When does Cabling become important in Digital?

Just thinking - if Digital is a series of 0101001010101 at what point does cabling become important?

If you send 0101010 over wifi, USB or whatever - it should still be 10010101010 on the other end, right?

So is it just once it becomes analogue sound that the cables really start to make a difference? Or can the 1010101010 sequences be disrupted as well?

For the record, I'm a big believe in cabling hearing the difference on my Rotel 1072 when I switched from Cheap monsters to inexpensive Kimball Interconnects ($140). The difference was enormous!

Septemous, If you send digital data over wireless or network it will be delivered as data without timing and anything on computer side doesn't matter. What matters is timing (clock) recreated on the other side. When you transfer sequence 10101010 to D/A converter stability of timing (clock) becomes important. When edges don't come in uniform time spacing we call it jitter. This jitter is a form of modulation that creates additional analog signals. With complex signal there will be a lot of additional frequencies at very low level - basically a noise. This noise will be proportional to sound level and not detectable without signal. It is loss of clarity that affects everything from timbre to imaging. Cables can add to signal jitter by either allowing electrical noise to enter the cable (poor shielding) or by creating reflections inside of the cable. In either case transition edge becomes jagged. Since level is recognized at certain voltage (threshold) jagged edges will make jittery timing of A/D conversion. Noise is obvious but reflections need explanation. Fast transitions will create reflection (that will add back to signal) on any change in characteristic impedance of the connection (driver, connector, cable, connector, receiver). This characteristic impedance is pretty much square root of inductance over capacitance Zo=SQRT(L/C) and is defined by cable's geometry and dielectric.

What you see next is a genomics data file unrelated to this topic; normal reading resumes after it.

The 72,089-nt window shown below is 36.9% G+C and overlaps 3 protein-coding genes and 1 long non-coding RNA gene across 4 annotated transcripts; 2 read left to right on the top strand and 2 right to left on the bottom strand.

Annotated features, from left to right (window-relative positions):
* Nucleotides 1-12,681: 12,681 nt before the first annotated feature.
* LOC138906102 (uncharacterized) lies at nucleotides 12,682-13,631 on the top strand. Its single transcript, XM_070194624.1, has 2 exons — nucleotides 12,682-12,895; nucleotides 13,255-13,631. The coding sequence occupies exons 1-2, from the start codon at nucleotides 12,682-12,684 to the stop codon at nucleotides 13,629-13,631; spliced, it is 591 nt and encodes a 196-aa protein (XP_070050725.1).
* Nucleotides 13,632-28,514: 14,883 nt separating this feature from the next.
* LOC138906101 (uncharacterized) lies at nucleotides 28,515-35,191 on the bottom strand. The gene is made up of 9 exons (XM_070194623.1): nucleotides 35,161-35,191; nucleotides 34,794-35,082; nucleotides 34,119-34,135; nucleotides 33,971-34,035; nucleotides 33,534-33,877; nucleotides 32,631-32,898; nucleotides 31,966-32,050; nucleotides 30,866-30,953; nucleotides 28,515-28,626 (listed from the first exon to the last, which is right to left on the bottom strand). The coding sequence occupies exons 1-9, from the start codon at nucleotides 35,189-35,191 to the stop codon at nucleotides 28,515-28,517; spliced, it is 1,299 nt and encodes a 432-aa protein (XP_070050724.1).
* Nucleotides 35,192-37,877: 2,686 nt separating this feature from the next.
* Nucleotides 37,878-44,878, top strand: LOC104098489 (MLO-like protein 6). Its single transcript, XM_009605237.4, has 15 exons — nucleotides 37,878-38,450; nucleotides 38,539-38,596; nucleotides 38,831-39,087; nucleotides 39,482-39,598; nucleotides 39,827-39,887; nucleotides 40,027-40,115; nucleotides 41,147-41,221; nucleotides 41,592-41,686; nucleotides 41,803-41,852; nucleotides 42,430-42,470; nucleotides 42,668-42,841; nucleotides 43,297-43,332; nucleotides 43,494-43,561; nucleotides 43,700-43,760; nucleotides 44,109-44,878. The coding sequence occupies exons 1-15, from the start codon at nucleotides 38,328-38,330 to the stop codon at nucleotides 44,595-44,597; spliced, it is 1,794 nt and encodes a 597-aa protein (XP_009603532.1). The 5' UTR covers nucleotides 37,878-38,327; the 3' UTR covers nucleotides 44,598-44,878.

A big, It depends. I have found using a very good USB cable from my Mac mini to the DAC did make a difference over a cheaper cable. In this case, I started with Audioquest Coffee and went to a AQ Diamond pure silver cable. The difference came in a smoothness to the sound. It just sounded more refined.
I gave up a long time ago about the why's, I can only say it does.
I always keep cables as short as possible to avoid as much degradation from the cable as possible. I'm now debating on another Diamond FireWire from my outboard memory to the Mac.
The analogue cables from your DAC to the preamp fall into the same camp as any cable from any component.
I agree with the poster above about timing issues. That's why I use an asynchronous DAC.
Depends on what digital you are talking about.

S/PDIF coax is very sensitive to cabling because the jitter of the signal is affected. Jitter causes frequency modulation distortion on the output of the D/A, so it must be minimized.

USB is also sensivie to the cable for all types of interfaces because of either jitter, RF or common-mode noise.

Here are some guidelines for S/PDIF coax:


In general, if a cable is built to the correct impedance, uses good silver conductors and teflon or expanded teflon insulation, it will be a decent cable. these types of cable are not cheap, usually $400 and up.

Cables like USB or firewire to an external drive do not factor into the D/A so they are only data and having really low jitter does not matter. Likewise for Ethernet cables.

Steve N.
Empirical Audio